The Chandler preparedness store Dorothy Jackson helps manage may have been profiled during the first episode of the National Geographic television series “Doomsday Preppers,” but even she still considers it to be a bit of a diamond in the rough.
“I think we are a fairly unknown gem. Honestly,” Jackson said. “We provide a service and a product that really isn’t widely available.”
Jackson is an assistant manager at the Valley location of Honeyville Farms, a northern-Utah-based purveyor of bulk goods that’s celebrating the fourth anniversary of its Chandler location this week.
“We’ve always focused on preparedness,” said Tim Devey, retail marketing manager for Honeyville Food Products Inc. “We wanted people to be prepared whether that’s being prepared for dinner tonight or for a disaster in the future.”
Bulk goods and grain. Freeze-dried foods. Portable stoves. Emergency tools. Survival kits. Water purifiers and filters. All with no membership required at the hardly-common retail store, located at 33 S. 56th St. near the southeast corner of West Chandler Boulevard.
The store will celebrate its fourth anniversary with two days of sales, free classes on preparedness, baking and cooking, and product demonstrations from June 7-8, Devey said, adding that the Chandler store’s birthday will have big discounts on most of its products. Free classes will be offered as well.
Devey said that members of The Church of Jesus Christ of Latter-day Saints make up a noticeable portion of the store’s clientele. According to the LDS website, the church has guidelines, advice and training videos for its members on how to prepare for emergencies.
Preparedness groups connected through the website Meetup.com also appear to have a growing presence in the Valley.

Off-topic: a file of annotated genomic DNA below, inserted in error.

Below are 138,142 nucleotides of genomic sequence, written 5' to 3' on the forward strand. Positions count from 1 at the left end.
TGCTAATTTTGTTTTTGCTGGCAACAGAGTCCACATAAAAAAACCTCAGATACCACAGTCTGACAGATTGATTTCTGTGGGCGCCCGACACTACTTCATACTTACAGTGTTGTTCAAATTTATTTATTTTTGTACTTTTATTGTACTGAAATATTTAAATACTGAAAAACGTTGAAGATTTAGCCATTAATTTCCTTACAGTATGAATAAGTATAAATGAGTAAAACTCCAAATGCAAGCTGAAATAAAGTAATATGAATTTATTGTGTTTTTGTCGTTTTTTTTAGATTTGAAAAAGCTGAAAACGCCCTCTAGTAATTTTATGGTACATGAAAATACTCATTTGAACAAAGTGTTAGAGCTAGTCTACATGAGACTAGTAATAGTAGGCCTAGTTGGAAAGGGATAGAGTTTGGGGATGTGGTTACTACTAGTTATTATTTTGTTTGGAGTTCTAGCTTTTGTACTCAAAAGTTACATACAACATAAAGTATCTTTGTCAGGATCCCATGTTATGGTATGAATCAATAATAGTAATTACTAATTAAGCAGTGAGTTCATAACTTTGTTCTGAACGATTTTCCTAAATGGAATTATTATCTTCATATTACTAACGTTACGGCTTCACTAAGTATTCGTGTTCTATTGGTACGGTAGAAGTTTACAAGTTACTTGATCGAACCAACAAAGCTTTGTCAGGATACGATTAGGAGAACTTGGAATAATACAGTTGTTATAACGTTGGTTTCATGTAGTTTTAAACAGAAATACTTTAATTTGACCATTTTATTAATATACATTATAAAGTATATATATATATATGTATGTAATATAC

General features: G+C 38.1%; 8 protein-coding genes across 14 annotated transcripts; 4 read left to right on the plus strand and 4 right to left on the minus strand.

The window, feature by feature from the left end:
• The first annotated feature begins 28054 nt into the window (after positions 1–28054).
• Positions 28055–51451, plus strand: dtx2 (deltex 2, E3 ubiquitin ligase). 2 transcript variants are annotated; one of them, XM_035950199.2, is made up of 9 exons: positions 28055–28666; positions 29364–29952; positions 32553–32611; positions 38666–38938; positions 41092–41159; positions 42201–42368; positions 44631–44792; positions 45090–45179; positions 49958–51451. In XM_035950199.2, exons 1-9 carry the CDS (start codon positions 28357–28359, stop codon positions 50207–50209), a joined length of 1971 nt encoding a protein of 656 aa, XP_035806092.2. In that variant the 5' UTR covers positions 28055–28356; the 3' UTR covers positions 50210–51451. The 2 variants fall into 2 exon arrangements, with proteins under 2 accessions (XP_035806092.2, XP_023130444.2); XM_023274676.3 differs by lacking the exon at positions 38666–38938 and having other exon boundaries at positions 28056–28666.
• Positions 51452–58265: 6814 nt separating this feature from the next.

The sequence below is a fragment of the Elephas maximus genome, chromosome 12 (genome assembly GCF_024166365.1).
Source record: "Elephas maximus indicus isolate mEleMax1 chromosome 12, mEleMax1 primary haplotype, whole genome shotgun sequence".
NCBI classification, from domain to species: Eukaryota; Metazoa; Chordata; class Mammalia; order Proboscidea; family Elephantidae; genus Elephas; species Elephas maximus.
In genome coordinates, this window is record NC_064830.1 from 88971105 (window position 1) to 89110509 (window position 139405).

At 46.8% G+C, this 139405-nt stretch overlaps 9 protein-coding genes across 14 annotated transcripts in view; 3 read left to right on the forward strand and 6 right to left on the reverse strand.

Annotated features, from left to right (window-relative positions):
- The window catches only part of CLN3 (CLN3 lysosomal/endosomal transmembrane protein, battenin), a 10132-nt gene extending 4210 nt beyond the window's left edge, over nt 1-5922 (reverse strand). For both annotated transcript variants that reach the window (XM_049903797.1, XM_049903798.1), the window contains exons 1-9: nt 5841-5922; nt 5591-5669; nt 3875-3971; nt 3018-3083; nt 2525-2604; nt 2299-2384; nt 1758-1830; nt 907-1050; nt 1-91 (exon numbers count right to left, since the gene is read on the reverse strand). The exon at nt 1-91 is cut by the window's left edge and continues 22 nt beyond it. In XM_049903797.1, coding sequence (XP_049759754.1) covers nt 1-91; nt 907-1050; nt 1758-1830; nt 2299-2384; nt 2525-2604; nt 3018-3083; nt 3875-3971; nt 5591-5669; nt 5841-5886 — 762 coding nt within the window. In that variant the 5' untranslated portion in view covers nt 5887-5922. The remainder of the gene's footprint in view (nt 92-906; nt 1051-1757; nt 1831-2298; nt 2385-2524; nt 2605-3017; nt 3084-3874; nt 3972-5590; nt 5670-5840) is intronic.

Devey said the Chandler store serves its customers’ needs in a number of ways, whether by offering information on their foodstuffs or preparedness gear, or from employees accommodating them with recipes, food samples galore and even tours.
Serving its customers also includes being there for those purchasers who might just be looking for a good product and a good price.
“We’re a national company, so our product is all throughout the United States. It’s kind of amazing; chances are you’ve tried our product and you don’t even know it,” he said chuckling. “Because we have a big wholesale division as well.”
Jackson reiterated that while the store’s claim to fame may be tied to doomsday preparedness, local restaurants, bakeries and tortilla shops also make wholesale purchases from the store’s flour line.
Devey said the retail store in Chandler has gluten-free items, too, and its big-ticket seller, almond flour, is an alternative for people who are gluten intolerant or have celiac disease.
Jackson said the store’s dried and freeze-dried foods sold also give people the opportunity to “tailor it to their likes, their dislikes or any of their dietary restrictions.”
Mostly, the freeze-dried products are without additives, preservatives or food coloring, so “if it’s not good enough for our table, it’s not good enough for yours,” Devey said.
Corey, a junior studying journalism at Walter Cronkite School of Journalism and Mass Communication, is an intern for the East Valley Tribune. Contact him at (480) 898-6514 or firstname.lastname@example.org.